You misread your own quote. The market is not judging politicians, it is judging our economic prospects relative to other countries, and judging them poorly. That is the result of the actions and inaction of our incompetent government. They have not go better things to do, as this is a judgement that emerges from the things they do, not a conscious decision to criticise the government.

Bob B

Sadly, there is little in the historic evidence to show that Conservative governments were more competent at macroeconomic management.

The Medium Term Financial Strategy of the early 1980s proved unworkable - besides inflicting social pain - and the Strategy was formally abandoned in the autumn of 1985.

Thereafter, Nigel Lawson, as Chancellor, was intent on installing the Pound in the European Exchange Rate Mechanism (ERM), which led to the unsustainable boom of the late 1980s and then renewed inflation - because interest rates can't be used at the same time both to manage the Pound exchange rate and to curb inflation. Despite all that, John Major, as Chancellor in October 1990, succeeded in fulfilling Lawson's plan of joining the ERM - with Gordon Brown cheering that on.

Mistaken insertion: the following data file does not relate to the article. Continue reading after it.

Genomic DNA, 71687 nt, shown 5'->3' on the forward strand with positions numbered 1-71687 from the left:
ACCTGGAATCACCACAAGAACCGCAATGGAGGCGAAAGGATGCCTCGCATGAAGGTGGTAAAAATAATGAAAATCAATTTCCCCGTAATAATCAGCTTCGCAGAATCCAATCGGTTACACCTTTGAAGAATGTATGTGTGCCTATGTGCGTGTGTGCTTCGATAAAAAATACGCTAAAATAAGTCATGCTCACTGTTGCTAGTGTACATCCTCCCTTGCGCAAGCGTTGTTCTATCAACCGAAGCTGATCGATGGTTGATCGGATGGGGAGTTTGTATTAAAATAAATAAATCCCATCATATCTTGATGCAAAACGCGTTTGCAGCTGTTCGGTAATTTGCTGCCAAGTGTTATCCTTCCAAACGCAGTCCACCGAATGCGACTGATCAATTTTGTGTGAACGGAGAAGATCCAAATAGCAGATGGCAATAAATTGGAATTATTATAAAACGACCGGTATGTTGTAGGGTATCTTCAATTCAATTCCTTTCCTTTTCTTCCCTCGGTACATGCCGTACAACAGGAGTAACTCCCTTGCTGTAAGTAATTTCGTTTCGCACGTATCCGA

Famously, the Pound dropped out of the ERM in September 1992 as the result of speculative pressures and the Pound's exchange rate then dropped by about 25%. The subsequent boom in the UK economy after the 1992 recession was largely due to that boost from the lower exchange rate. By the last quarter of 1995, under Kenneth Clarke's stewardship. the UK's standardised (ILO) unemployment rate was lower than that of France, Germany or Italy and the UK's employment rate of working age people was higher. Hooray.

Curiously, in opposition after April 1997, Kenneth Clarke opposed making the Bank of England independent in managing monetary policy and wanted Britain to rejoin the ERM in order to join up with the Eurozone.

Last year, by press reports, he first advocated cutting VAT to boost the economy, a policy option later strenuously opposed by Cameron and Osborne. "Deregulation", Free Market Capitalism and lower taxes were the battle cries of the Conservatives until very recently. Maybe still.

As for the privatization of the nationalised industries by the Thatcher governments, Harold Macmillan described that course as "selling off the family silver". And Macmillan as PM had massively strengthened corporatist tendencies in Britain by creating the tripartite National Economic Development Council - along with NEDO - in 1962.

Ho hum.